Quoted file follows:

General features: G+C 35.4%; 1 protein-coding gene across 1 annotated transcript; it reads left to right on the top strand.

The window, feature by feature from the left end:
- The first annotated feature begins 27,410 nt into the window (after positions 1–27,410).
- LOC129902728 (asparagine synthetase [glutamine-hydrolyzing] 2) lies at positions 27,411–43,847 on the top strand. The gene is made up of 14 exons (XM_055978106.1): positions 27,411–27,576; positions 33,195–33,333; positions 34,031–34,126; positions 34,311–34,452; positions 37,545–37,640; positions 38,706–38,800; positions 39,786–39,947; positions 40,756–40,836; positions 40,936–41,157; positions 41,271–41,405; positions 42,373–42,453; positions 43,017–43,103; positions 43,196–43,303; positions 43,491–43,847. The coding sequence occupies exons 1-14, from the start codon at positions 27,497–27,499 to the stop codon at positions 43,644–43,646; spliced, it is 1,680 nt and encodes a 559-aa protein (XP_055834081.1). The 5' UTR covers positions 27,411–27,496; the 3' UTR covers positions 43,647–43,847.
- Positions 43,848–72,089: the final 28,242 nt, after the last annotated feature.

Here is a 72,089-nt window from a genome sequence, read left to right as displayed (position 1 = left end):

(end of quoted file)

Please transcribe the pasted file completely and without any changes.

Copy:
General features: G+C 35.4%; 1 protein-coding gene across 1 annotated transcript; it reads left to right on the top strand.

The window, feature by feature from the left end:
- The first annotated feature begins 27,410 nt into the window (after positions 1–27,410).
- LOC129902728 (asparagine synthetase [glutamine-hydrolyzing] 2) lies at positions 27,411–43,847 on the top strand. The gene is made up of 14 exons (XM_055978106.1): positions 27,411–27,576; positions 33,195–33,333; positions 34,031–34,126; positions 34,311–34,452; positions 37,545–37,640; positions 38,706–38,800; positions 39,786–39,947; positions 40,756–40,836; positions 40,936–41,157; positions 41,271–41,405; positions 42,373–42,453; positions 43,017–43,103; positions 43,196–43,303; positions 43,491–43,847. The coding sequence occupies exons 1-14, from the start codon at positions 27,497–27,499 to the stop codon at positions 43,644–43,646; spliced, it is 1,680 nt and encodes a 559-aa protein (XP_055834081.1). The 5' UTR covers positions 27,411–27,496; the 3' UTR covers positions 43,647–43,847.
- Positions 43,848–72,089: the final 28,242 nt, after the last annotated feature.

Here is a 72,089-nt window from a genome sequence, read left to right as displayed (position 1 = left end):